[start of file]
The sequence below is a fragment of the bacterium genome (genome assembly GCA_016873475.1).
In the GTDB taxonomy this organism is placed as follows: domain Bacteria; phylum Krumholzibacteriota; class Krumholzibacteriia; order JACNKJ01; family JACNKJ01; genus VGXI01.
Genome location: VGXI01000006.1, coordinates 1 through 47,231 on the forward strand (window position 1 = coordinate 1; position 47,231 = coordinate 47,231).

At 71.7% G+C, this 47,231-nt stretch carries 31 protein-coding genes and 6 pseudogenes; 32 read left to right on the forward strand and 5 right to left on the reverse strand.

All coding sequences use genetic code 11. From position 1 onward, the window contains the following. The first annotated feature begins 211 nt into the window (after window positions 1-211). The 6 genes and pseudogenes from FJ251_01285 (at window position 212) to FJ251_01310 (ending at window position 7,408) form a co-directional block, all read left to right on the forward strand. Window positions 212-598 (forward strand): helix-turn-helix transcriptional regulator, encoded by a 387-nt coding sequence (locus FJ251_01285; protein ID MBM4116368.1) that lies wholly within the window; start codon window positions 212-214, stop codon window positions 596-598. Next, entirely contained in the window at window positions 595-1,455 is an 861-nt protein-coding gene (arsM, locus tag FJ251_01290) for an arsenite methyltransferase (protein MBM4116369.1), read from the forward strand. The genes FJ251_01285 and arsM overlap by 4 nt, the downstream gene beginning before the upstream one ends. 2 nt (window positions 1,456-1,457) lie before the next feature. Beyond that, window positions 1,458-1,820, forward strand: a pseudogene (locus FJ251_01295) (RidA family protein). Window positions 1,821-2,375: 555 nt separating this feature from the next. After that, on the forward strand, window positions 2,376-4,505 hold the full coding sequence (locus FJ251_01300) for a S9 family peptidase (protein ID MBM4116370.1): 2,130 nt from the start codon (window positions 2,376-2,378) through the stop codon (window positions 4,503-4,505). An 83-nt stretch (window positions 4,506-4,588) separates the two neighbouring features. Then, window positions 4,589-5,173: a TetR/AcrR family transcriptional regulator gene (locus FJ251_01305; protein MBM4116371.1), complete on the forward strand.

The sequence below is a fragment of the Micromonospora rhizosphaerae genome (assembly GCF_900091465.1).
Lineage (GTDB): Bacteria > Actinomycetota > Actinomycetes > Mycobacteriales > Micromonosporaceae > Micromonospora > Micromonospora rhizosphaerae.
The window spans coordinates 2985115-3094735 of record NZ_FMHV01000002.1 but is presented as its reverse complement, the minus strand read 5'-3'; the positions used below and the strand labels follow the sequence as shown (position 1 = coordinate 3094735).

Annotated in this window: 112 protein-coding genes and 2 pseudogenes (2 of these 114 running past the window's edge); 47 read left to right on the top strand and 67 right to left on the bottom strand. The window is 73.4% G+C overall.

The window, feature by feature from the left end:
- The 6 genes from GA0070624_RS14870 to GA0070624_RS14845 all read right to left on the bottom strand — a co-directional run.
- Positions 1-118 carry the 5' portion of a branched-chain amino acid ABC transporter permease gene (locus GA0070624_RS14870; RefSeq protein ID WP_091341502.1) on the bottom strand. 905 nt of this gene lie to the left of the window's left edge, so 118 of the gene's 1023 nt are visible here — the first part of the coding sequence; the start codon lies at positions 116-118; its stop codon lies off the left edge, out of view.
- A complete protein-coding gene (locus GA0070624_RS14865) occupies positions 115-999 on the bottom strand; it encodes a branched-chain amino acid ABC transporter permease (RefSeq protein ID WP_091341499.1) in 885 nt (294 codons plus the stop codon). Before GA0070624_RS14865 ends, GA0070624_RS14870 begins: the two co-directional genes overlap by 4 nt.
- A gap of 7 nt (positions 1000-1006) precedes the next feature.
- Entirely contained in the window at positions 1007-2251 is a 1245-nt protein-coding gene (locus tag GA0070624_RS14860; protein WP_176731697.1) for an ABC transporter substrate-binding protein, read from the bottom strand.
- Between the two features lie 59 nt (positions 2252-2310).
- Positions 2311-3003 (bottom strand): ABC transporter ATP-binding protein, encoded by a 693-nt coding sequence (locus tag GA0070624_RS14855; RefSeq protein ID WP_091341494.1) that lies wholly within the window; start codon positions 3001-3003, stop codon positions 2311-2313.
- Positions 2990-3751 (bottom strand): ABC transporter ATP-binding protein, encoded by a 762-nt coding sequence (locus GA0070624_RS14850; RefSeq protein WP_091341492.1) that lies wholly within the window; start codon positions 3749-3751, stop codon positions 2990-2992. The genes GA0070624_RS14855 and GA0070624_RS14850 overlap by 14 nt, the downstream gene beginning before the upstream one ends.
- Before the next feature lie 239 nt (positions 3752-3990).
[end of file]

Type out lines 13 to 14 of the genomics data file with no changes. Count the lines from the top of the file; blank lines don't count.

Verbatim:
- A complete protein-coding gene (locus GA0070624_RS14865) occupies positions 115-999 on the bottom strand; it encodes a branched-chain amino acid ABC transporter permease (RefSeq protein ID WP_091341499.1) in 885 nt (294 codons plus the stop codon). Before GA0070624_RS14865 ends, GA0070624_RS14870 begins: the two co-directional genes overlap by 4 nt.
- A gap of 7 nt (positions 1000-1006) precedes the next feature.